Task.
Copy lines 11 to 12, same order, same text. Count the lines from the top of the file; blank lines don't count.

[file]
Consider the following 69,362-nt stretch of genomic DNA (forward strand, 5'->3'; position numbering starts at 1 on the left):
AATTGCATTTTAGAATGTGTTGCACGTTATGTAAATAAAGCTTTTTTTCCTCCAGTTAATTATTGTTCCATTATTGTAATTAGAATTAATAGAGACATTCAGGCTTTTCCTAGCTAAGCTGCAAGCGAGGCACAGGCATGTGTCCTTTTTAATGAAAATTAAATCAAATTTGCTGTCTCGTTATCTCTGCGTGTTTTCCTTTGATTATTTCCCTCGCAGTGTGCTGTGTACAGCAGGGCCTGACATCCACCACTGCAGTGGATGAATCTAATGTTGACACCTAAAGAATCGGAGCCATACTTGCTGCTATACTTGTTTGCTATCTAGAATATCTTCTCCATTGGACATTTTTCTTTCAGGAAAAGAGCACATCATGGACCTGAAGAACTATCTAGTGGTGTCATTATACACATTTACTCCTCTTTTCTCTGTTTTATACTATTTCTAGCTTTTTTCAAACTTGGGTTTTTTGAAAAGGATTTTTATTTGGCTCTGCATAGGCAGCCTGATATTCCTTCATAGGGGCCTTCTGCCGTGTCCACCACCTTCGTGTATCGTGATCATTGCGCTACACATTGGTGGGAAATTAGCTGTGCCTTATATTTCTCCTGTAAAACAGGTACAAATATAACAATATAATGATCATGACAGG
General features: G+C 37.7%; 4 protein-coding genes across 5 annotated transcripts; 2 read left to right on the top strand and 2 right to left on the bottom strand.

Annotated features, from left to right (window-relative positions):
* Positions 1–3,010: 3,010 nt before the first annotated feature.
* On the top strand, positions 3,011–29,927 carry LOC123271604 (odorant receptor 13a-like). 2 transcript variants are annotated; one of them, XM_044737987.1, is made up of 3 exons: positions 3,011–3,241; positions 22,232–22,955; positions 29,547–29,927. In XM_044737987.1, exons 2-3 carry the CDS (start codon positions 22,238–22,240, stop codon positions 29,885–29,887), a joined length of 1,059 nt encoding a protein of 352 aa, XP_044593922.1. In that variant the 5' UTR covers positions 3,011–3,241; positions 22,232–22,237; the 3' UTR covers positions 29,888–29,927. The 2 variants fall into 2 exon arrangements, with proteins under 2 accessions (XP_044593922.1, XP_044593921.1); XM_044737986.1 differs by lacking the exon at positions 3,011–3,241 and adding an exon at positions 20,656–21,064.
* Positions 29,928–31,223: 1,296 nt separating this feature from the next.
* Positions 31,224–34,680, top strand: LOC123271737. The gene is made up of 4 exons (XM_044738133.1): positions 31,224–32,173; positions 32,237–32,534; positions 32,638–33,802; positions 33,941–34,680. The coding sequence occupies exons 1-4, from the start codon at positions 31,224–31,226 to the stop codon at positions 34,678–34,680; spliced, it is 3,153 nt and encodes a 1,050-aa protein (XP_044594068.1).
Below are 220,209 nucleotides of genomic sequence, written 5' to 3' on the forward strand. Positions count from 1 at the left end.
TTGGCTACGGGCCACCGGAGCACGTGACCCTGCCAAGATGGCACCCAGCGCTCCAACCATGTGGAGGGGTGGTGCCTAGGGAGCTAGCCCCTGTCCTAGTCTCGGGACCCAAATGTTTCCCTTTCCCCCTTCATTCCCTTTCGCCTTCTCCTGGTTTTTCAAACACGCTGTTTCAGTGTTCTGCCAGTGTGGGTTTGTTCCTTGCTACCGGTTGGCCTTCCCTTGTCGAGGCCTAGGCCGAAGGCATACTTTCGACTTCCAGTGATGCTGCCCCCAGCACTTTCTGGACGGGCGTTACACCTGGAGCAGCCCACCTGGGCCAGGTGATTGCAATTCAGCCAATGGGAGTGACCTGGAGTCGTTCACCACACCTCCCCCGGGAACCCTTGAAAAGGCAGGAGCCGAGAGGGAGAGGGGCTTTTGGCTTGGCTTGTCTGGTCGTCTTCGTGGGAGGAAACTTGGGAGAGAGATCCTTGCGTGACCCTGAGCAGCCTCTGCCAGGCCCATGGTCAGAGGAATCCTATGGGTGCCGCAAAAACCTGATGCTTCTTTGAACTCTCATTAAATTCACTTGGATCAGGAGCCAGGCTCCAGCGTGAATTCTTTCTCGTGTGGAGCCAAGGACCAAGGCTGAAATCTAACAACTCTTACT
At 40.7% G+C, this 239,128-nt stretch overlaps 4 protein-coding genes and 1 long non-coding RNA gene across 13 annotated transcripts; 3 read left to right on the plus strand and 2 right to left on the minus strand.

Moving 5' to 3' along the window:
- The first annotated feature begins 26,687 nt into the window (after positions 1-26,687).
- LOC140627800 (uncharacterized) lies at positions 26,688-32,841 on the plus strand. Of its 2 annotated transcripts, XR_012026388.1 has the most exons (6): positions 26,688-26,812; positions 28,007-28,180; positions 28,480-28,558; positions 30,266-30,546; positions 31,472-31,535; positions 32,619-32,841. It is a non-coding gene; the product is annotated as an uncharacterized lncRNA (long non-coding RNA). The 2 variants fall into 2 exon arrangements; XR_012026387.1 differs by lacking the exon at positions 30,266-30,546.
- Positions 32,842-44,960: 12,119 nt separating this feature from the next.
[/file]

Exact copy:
At 40.7% G+C, this 239,128-nt stretch overlaps 4 protein-coding genes and 1 long non-coding RNA gene across 13 annotated transcripts; 3 read left to right on the plus strand and 2 right to left on the minus strand.

Moving 5' to 3' along the window: